Weekend Coffee Share 4/23/17

If we were having coffee, we’d be sitting at a table by the window at my local coffee shop overlooking the lake.  The sun is shining, but do not be deceived!  It is colder outside than it looks.  As I write to you today, I actually AM at my local coffee shop.  Much to the chagrin of my family, our internet is down for the weekend.

Today is super exciting because it’s Shakespeare’s 453rd birthday!!  Someday, when I’m on my own with a circle of friends who live near me, I want to host annual birthday parties for the Bard.  I think it would be so much fun to have themed snacks, games, trivia, and readings.  For now, though, I’ll just reminisce about the time I toured his house in Stratford-Upon-Avon and watch the adaptation of Twelfth Night I rented from the library.  Do you have a favorite Shakespeare play or poem?

At my library this week, we had a MASSIVE donation!  A man brought in ten large boxes of books!  My Friday had been shaping up to be pretty boring, so I was thankful for something concrete to do.  I spent most of my afternoon sorting books by size, genre, and author.  Our sale area has been pretty pathetic lately, so it was really nice to fill it up with good books.

I took Saturday off work so I could get out and enjoy Earth Day!  It was a beautiful day–so sunny and warm that I got to wear shorts.  I planned attending my local March for Science, but arrangements fell through at the last minute.  So I instead went for a long hike at a local state park and thoroughly enjoyed being out in this beautiful world we live in.

Today, I’m feeling a bit under the weather.  I don’t know if it was all the exercise I had yesterday (I spent an hour helping my mom in her garden in addition to the hike) or the cooking at the fundraiser breakfast we went to after church, but my stomach isn’t feeling too great.  Around noon, I did something uncharacteristic and took a nap.  I normally don’t attempt sleep in the day, but today I definitely needed it.

How was your week?  What would you share over coffee?

This post is part of the Weekend Coffee Share link up, now hosted by Nerd in the Brain.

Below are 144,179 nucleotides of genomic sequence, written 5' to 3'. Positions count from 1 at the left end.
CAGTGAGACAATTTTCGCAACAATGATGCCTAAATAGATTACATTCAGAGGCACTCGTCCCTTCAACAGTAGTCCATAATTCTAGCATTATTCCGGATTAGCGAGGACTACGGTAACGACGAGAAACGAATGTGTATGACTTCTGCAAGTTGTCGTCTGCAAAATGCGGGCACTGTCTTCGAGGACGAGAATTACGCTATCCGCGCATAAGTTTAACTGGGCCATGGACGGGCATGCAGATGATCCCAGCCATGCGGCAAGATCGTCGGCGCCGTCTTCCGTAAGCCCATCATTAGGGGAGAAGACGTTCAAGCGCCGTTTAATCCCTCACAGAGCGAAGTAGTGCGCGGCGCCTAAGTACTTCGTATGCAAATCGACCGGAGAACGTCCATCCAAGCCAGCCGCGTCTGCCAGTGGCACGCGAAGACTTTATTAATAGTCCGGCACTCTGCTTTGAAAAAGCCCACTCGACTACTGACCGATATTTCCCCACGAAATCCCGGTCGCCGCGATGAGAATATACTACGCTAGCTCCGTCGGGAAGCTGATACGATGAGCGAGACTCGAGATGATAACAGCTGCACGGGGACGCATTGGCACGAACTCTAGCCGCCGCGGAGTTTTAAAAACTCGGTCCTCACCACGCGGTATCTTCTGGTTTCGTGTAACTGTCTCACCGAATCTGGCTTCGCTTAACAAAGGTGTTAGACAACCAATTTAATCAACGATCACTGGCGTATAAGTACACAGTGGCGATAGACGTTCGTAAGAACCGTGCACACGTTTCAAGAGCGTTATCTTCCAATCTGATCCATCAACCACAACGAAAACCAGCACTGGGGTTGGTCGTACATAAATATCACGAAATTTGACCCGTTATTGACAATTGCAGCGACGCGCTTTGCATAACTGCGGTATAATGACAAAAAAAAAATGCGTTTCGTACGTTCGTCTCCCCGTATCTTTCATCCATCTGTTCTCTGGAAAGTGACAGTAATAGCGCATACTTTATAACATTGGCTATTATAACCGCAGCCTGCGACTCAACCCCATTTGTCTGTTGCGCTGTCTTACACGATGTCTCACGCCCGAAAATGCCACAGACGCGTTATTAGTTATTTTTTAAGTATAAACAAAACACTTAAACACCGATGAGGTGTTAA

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I found these tiny lovelies on my Earth Day hike!

Geeking out over the Bard

This semester, I have found myself reading Shakespeare.  (This is partially because I’m in a class devoted to the subject.)  But it’s become more than simple homework.

After my library shift on Fridays, I’ve found myself retreating to my room, dimming the lights, and lugging out my massive anthology.  I peer over the tiny print and let the words flow.  I read aloud and my voice changes in tone and pitch from character to character.  In my dark little room, the plays come to life.

We just finished reading Titus Andronicus.  Even though the subject material is some of the most depressing I’ve ever encountered, I still leave class feeling giddy and slightly breathless.

Why?  Because I just love Shakespeare.  I can’t get enough of him.  The careful structure of his plots, the complexities of his characters, the eloquence of his language… it just gets me.

And while we’re on the subject of Titus… it’s so gruesome that it’s funny.

(I had the chance to see the Reduced Shakespeare Company perform this live while in London!  It was splendid enough to deserve its own post, so check that out if you so choose.)

On the Shelf

With three literature classes, life these days is a never-ending stream of new books.  Here’s what I’ve been reading for class lately!

The Confessions of Nat Turner by William Styron

I’m reading this for my senior seminar.  It’s a biographical novel based on the life of Nat Turner, a slave condemned for leading an insurrection against his white owners in 1938 Virginia.  Winner of the Pulitzer Prize, Styron imagines and explores the psychology of slavery and oppression.  Writing in the late 1960’s at the time of the Civil Rights and Black Power movement, he ties the cultural ideas of Nat’s time with the issues of the day.  Although it’s not something I’d read on my own, I’m enjoying getting to know Nat’s mind and delving deep into Styron’s complicated argument.

The Rape of Lucrece by William Shakespeare